Bertelsmann Stiftung (ed.)

Michael Thöne, Helena Kreuter

Public goods in a federal Europe

Study

Format Type
PDF
Date of publication
10/03/2021
Edition
1. edition
Volume/Format
42 pages, PDF
Delivery status
Lieferbar

Price

Free of charge

Description

Europe should become stronger and more sovereign through the provision of more and better European Public Goods (EPGs). The European Union (EU) should take on more of the tasks to which it can lay claim by virtue of its size and function. Europe should become more European. In order to make good this claim, the Union more than likely will have to assume more of the features of a cooperative federal state.

Putting the concept of European common goods into practice requires one to spell out more clearly the way forward and to know how these EPGs can then be set to work. The present paper addresses the following issues: first, the appropriate institutional framework for the introduction and provision of European public goods; second, how best to phase in that provision within the European multi-level system of governance. For this purpose, it uses two analogies.

With the first analogy, we ask whether the EU as a sui generis political entity would not be better understood by being explicitly viewed as a co-existence of federal state and confederation. The federal-state-like supra-national model provides a democratically and fiscally appropriate governance framework for the provision of new European public goods but places significant obstacles in the way of their introduction. The opposite is true for the confederation-like intergovernmental model: this is poorly suited for the provision of new European public goods but offers greater prospects for their successful introduction. Such considerations might suggest that additional EPGs are faced with their own "federal paradox". This paradox is not insurmountable but must always be kept in mind.

The second analogy compares the EU – especially its federal component – with the German model of coop-erative federalism or “administrative federalism”. This comparison brings to the fore the issues and tasks that providing for EPGs involves when the legislative, administrative and financing competences may well be and are allocated to different levels of government. It thus helps to understand that many EPGs should not be provided by the EU alone.

If one were to consider only the US-American-style federal state model for European federalism, few European common goods could be designed. In vertically cooperative federal states, on the other hand, the legislative, administrative and financing competences for certain public services are not always entrusted to the same level of government. This may entail connectivity problems. Nevertheless, an efficient allocation of tasks is created precisely for the many instances in which there are no EU administrative bodies locally and none should be contemplated. We develop a criteria matrix that serves as a guide for the tailor-made fiscal-federal design of a wide variety of EPGs.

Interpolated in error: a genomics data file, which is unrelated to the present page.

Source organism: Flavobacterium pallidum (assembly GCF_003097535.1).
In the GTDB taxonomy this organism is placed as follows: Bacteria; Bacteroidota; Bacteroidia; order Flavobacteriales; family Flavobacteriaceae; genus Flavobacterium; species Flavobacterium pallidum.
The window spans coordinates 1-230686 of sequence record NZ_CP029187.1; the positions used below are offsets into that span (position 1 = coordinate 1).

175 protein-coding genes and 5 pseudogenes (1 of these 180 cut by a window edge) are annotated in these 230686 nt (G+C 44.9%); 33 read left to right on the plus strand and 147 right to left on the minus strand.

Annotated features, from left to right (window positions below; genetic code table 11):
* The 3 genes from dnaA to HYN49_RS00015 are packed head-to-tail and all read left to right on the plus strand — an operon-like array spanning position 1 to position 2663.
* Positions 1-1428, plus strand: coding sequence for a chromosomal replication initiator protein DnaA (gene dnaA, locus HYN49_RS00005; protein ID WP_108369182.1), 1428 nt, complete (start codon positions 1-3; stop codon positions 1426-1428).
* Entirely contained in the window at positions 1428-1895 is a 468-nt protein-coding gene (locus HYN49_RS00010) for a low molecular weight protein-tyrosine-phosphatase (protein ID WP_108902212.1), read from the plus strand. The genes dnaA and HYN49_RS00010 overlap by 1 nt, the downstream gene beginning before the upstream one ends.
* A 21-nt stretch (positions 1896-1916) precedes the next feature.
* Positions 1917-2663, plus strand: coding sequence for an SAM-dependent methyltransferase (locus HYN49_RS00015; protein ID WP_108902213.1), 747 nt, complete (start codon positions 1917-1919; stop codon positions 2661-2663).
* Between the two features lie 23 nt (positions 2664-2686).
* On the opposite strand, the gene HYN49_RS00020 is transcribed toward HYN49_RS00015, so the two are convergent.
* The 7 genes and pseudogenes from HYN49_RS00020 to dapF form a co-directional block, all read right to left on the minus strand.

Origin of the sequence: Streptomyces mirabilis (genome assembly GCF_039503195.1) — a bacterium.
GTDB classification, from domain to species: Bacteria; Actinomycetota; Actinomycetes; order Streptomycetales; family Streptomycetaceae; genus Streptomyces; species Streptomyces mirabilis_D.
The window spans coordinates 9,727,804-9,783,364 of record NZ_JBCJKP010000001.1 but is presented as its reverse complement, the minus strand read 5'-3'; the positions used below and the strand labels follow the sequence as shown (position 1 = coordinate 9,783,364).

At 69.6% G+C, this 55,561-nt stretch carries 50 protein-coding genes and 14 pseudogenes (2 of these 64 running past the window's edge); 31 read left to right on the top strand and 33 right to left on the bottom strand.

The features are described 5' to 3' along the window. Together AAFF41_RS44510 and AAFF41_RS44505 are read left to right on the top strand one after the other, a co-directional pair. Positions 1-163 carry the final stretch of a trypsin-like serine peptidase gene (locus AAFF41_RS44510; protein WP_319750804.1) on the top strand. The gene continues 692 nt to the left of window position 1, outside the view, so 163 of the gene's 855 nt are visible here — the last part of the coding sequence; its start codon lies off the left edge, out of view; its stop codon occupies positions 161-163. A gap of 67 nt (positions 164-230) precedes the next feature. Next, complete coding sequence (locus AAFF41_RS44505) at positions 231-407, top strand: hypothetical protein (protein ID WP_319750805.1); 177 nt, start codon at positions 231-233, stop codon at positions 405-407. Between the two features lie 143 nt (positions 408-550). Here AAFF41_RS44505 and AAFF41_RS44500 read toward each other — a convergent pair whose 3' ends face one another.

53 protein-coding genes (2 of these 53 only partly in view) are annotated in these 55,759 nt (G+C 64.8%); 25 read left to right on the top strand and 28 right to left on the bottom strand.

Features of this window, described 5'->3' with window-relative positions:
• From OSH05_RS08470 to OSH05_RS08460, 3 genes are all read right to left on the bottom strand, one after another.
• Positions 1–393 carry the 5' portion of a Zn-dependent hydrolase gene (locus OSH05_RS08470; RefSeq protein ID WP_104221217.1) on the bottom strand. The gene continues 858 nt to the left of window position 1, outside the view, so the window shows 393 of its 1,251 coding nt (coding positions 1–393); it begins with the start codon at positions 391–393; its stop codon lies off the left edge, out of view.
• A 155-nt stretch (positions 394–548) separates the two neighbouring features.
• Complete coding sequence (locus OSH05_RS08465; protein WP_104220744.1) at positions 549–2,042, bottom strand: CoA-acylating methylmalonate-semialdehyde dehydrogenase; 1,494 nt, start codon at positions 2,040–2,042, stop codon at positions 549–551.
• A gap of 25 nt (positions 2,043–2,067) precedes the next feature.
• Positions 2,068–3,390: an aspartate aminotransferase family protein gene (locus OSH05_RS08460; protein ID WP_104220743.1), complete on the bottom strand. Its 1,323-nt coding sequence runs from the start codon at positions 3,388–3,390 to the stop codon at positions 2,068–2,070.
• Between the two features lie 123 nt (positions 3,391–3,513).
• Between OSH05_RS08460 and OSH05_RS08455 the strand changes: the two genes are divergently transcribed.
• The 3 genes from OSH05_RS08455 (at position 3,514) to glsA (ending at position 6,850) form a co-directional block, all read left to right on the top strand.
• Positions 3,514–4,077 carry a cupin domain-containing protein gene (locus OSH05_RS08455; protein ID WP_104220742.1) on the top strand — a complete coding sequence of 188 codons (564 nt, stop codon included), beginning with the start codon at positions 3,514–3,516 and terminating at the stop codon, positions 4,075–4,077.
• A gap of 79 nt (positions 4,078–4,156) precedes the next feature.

The most important prototypes of the vertical allocation of competences are presented by means of four illus-trative scenarios. In fine-tuning such a design, we pay particular attention to the central financing of those European common goods which are administered locally by the Member States. This promising model is still quite fresh – and innovative – in federal practice.

With a view to the resurgent debate on the future financing of the EU, we also discuss the long-standing and contentious issue of juste retour. This issue symbolically and factually embodies one of the central hurdles that still distinguishes the supranational system of the EU from the "normal" top tier of a federal state. It will therefore only be solved consistently if key revenue instruments politically assigned to the EU are used to finance ser-vices with a visible European added value – i.e. genuine European common goods. The innovations in terms of EU taxes and common debt occasioned by NextGenerationEU and the EU Recovery Fund open up addi-tional possibilities here that would hardly have arisen without the great coronavirus crisis acting as an unwished-for catalyst for European progress.

This study was written by Michael Thöne, Director of the FiFo Institute for Public Economics hat the University of Cologne, and Helena Kreuter, researcher at the FiFo Institute, within the framework of the Reflection Group of the Bertelsmann Stiftung on the topic of European Public Goods.

You can find the corresponding Policy Brief in English here.